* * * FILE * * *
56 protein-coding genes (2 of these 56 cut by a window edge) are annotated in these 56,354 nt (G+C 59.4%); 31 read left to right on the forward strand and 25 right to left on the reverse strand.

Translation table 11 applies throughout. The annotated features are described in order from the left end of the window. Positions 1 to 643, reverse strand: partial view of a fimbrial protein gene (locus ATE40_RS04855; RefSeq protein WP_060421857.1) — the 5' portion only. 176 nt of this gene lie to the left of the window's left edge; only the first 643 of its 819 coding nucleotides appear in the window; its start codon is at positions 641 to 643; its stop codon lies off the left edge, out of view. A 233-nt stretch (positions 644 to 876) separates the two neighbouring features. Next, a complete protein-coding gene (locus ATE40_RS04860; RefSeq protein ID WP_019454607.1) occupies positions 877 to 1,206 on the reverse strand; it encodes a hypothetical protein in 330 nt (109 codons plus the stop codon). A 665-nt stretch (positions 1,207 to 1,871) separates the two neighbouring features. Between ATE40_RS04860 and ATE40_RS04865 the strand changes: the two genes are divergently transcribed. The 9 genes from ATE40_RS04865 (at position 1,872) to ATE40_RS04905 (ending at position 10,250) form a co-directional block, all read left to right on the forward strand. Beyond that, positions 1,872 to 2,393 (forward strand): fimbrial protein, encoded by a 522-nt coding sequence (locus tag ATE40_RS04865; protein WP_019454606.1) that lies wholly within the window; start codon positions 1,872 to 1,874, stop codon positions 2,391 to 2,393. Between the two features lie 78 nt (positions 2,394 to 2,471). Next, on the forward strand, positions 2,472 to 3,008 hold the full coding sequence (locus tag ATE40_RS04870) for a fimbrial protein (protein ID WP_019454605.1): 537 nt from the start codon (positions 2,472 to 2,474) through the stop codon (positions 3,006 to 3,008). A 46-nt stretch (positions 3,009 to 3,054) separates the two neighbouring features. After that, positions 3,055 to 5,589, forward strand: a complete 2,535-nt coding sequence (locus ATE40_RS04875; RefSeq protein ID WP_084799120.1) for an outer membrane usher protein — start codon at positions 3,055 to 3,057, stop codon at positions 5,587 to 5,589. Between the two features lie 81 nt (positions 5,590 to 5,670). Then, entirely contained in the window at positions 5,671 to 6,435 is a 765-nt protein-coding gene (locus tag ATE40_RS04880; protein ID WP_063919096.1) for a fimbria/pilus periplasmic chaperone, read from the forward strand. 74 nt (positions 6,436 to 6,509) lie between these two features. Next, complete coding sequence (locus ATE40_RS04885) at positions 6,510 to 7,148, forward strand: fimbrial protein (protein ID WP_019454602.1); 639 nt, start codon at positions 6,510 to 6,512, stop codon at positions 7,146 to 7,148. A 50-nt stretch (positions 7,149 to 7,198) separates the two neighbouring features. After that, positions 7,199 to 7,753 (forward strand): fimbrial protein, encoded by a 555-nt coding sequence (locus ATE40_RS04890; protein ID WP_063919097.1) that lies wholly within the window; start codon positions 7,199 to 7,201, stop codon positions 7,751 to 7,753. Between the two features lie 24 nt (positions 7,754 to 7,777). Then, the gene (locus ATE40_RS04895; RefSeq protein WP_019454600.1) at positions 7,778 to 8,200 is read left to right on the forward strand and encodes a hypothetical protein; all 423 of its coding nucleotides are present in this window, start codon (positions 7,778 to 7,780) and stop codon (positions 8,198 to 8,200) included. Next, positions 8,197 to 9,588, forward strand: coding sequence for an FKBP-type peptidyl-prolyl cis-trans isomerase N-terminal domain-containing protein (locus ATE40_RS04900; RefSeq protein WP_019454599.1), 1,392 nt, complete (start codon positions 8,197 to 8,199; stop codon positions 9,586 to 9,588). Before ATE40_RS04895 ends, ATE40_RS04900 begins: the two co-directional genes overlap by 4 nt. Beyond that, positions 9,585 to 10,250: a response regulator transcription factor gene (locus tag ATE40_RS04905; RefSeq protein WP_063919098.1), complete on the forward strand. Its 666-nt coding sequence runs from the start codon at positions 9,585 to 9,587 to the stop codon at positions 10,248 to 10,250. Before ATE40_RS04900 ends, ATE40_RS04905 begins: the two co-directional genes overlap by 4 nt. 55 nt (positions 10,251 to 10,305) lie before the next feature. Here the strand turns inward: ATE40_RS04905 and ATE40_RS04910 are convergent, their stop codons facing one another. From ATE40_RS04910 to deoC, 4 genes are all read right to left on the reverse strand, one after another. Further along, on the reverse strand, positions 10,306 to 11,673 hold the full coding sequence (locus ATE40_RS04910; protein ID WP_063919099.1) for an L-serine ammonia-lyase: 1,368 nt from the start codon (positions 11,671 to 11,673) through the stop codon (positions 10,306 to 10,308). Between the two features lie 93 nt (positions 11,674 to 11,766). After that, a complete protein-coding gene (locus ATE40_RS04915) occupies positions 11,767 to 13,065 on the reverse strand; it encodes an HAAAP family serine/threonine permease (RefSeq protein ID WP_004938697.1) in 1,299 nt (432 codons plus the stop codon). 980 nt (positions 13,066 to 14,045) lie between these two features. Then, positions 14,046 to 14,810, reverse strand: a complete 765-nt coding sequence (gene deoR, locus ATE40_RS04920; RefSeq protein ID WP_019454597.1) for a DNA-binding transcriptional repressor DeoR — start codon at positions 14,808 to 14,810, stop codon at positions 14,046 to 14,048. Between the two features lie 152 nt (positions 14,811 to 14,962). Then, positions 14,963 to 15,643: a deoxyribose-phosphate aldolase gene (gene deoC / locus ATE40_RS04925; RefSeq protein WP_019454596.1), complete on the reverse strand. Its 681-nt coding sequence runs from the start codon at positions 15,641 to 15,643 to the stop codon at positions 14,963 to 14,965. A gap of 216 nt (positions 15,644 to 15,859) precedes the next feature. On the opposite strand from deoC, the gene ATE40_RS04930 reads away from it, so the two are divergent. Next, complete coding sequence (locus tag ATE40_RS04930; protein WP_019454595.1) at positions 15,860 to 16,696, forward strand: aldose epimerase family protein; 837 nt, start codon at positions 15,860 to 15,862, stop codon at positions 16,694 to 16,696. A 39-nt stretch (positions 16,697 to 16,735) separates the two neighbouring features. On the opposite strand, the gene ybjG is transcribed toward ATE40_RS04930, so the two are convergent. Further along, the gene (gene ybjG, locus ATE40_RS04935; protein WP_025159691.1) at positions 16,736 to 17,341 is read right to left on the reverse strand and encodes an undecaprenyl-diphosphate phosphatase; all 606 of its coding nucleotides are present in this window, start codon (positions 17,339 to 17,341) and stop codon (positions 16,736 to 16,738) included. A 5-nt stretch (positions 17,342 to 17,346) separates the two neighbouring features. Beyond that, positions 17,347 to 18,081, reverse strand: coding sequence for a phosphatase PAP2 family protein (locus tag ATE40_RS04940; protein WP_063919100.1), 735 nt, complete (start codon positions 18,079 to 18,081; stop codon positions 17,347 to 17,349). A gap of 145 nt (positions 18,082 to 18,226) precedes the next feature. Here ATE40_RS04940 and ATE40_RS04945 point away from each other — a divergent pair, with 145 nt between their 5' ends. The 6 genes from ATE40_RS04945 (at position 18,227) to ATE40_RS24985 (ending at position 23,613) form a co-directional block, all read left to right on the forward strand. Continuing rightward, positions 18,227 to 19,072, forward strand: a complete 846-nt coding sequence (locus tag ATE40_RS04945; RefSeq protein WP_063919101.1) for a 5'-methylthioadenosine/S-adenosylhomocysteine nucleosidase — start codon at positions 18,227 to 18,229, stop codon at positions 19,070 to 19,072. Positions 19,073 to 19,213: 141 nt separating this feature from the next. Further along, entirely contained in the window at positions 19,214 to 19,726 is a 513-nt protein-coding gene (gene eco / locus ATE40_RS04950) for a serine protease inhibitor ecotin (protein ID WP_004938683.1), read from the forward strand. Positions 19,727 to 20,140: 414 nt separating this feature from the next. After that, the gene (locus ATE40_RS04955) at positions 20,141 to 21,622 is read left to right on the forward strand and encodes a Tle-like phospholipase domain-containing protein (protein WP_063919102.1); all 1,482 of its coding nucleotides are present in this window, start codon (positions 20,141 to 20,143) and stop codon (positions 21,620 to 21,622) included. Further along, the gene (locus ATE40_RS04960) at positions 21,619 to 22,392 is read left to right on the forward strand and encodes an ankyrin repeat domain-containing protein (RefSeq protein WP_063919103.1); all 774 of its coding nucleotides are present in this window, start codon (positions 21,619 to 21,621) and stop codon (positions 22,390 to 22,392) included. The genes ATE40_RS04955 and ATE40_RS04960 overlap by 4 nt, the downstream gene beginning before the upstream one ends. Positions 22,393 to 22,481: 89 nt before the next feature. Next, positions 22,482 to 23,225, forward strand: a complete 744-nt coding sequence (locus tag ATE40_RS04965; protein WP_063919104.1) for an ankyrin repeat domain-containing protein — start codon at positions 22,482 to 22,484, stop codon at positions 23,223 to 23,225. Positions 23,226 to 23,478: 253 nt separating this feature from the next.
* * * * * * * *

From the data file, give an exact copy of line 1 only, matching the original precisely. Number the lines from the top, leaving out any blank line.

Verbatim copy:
56 protein-coding genes (2 of these 56 cut by a window edge) are annotated in these 56,354 nt (G+C 59.4%); 31 read left to right on the forward strand and 25 right to left on the reverse strand.